Enhancing customer experiences with personalized recommendations & insights

This set of use cases includes models that proactively surface pieces of relevant information to the user in order to unlock a completely new (and improved!) customer experience.

Recommendation engines are the most well known technology of this type, suggesting your next binge-worthy Netflix series or favorite new product on Amazon based on your viewing and purchase history. These systems provide us with useful information that makes our experience in the product more delightful. Insights, however, can be even more general. For example, an insight can suggest how to price your item you’d like to sell on an ecommerce site or recommend the best time to leave for work.

At Intuit, we provide small businesses with insights and recommendations for various decisions in our QuickBooks product. For example, we might suggest which terms are best for a particular invoice or how much cash a business owner should save so as not to run into liquidity issues.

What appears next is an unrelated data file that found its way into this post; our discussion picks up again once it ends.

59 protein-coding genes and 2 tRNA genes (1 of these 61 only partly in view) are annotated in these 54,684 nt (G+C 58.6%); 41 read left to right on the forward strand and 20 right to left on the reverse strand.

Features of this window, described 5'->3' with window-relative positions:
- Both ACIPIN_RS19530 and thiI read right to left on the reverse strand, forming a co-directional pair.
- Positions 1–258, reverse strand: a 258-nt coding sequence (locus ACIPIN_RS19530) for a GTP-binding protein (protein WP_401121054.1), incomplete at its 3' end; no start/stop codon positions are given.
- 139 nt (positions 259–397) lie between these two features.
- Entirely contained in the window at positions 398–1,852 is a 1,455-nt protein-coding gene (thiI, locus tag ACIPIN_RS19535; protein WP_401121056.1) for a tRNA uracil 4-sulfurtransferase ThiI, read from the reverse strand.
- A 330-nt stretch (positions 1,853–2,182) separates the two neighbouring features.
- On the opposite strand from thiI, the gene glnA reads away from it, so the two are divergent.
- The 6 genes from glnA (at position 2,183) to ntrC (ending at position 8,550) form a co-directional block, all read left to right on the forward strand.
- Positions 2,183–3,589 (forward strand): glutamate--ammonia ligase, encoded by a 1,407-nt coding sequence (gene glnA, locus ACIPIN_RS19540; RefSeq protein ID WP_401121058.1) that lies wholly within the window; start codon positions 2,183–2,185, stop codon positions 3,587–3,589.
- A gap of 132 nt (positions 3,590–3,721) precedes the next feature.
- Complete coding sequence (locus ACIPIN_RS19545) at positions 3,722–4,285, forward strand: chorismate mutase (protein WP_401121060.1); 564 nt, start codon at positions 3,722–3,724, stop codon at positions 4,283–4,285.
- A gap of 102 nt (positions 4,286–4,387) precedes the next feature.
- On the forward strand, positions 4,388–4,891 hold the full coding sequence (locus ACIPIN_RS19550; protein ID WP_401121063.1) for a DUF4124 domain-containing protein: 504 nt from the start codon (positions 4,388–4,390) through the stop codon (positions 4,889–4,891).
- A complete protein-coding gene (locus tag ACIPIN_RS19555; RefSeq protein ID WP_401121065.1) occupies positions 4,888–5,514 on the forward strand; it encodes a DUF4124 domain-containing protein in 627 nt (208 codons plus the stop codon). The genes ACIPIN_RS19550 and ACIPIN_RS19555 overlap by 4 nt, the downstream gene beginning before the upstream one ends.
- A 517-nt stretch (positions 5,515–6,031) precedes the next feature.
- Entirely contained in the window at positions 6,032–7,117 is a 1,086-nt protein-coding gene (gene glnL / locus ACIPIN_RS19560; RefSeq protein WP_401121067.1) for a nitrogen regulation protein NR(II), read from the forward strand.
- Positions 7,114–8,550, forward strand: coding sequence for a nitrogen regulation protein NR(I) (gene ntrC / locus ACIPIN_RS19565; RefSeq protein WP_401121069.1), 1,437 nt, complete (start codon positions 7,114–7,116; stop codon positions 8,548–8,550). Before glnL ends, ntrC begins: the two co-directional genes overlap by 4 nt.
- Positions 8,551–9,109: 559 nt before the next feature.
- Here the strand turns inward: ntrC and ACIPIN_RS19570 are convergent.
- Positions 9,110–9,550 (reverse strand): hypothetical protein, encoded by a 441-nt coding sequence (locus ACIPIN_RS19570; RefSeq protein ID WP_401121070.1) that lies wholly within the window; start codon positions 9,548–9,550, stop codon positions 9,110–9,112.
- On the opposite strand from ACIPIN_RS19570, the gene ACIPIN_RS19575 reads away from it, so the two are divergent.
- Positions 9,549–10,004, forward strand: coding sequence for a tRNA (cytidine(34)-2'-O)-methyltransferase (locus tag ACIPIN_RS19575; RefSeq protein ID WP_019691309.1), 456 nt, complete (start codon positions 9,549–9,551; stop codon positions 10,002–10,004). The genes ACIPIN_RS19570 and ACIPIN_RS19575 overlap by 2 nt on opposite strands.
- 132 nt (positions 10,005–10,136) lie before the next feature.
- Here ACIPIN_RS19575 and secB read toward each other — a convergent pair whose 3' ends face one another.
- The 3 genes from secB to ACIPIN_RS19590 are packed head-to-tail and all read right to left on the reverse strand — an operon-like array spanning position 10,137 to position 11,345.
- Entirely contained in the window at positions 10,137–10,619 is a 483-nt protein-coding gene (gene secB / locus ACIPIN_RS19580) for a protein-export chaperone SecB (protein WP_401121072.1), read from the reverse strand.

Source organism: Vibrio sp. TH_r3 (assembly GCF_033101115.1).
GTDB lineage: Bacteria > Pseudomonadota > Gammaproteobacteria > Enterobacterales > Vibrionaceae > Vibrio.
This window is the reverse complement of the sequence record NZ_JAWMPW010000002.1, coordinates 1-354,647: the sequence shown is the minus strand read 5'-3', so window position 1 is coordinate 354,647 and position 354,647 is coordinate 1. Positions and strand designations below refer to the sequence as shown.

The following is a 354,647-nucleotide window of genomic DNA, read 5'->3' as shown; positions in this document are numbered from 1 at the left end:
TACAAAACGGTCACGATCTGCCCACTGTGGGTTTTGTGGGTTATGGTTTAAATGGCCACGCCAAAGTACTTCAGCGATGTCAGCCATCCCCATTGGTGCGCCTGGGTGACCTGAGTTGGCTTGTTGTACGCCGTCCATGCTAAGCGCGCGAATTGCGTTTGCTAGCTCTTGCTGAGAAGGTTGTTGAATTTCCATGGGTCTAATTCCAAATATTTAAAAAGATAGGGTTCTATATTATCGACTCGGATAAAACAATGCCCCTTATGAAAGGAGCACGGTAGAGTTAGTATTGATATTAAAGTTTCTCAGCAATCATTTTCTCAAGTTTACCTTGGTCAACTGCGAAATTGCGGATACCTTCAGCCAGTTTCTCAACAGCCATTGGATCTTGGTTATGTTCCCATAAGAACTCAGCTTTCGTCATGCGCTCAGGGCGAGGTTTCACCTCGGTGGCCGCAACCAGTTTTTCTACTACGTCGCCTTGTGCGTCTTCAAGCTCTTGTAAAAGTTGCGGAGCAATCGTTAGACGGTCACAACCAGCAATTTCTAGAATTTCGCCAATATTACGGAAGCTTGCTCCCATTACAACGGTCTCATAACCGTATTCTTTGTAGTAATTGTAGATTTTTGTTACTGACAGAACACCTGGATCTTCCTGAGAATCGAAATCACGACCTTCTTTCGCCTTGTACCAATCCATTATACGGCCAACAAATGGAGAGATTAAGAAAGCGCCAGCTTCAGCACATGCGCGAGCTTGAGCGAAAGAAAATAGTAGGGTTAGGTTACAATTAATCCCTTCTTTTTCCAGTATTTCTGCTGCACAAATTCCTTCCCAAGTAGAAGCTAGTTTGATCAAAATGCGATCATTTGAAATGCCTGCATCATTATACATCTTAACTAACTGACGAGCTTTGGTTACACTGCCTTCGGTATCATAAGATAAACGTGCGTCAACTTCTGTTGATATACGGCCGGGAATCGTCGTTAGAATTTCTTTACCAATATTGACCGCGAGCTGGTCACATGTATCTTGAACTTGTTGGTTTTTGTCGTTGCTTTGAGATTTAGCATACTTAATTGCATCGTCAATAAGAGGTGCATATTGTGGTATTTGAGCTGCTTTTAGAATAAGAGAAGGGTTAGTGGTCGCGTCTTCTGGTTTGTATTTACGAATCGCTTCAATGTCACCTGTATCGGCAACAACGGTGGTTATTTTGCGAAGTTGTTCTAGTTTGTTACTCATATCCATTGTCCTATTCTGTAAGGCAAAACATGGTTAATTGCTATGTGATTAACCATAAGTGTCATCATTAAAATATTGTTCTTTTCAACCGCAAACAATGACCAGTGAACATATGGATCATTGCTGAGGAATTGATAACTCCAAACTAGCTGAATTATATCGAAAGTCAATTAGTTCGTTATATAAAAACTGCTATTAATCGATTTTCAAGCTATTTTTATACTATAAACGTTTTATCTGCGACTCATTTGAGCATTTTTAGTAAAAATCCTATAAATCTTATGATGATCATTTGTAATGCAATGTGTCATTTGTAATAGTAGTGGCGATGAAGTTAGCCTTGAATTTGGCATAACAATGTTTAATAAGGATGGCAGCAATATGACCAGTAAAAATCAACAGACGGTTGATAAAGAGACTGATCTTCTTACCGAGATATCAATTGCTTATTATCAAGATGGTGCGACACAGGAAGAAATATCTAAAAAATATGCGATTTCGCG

In each of these examples, the underlying ML model and associated metric can be different for each product, but what we actually care about is user engagement and recommendation acceptance rate. In most cases, a better model leads to a more relevant recommendation, which, in turn, increases the chances of acceptance.

In these types of systems, the intelligence stems primarily from the data. It’s about surfacing the right information at the right time, and it’s the personalization that makes AI the right solution to the problem. So, for any AI practitioner, it’s important to determine early in the process of developing a new product feature whether a sophisticated model will add real value.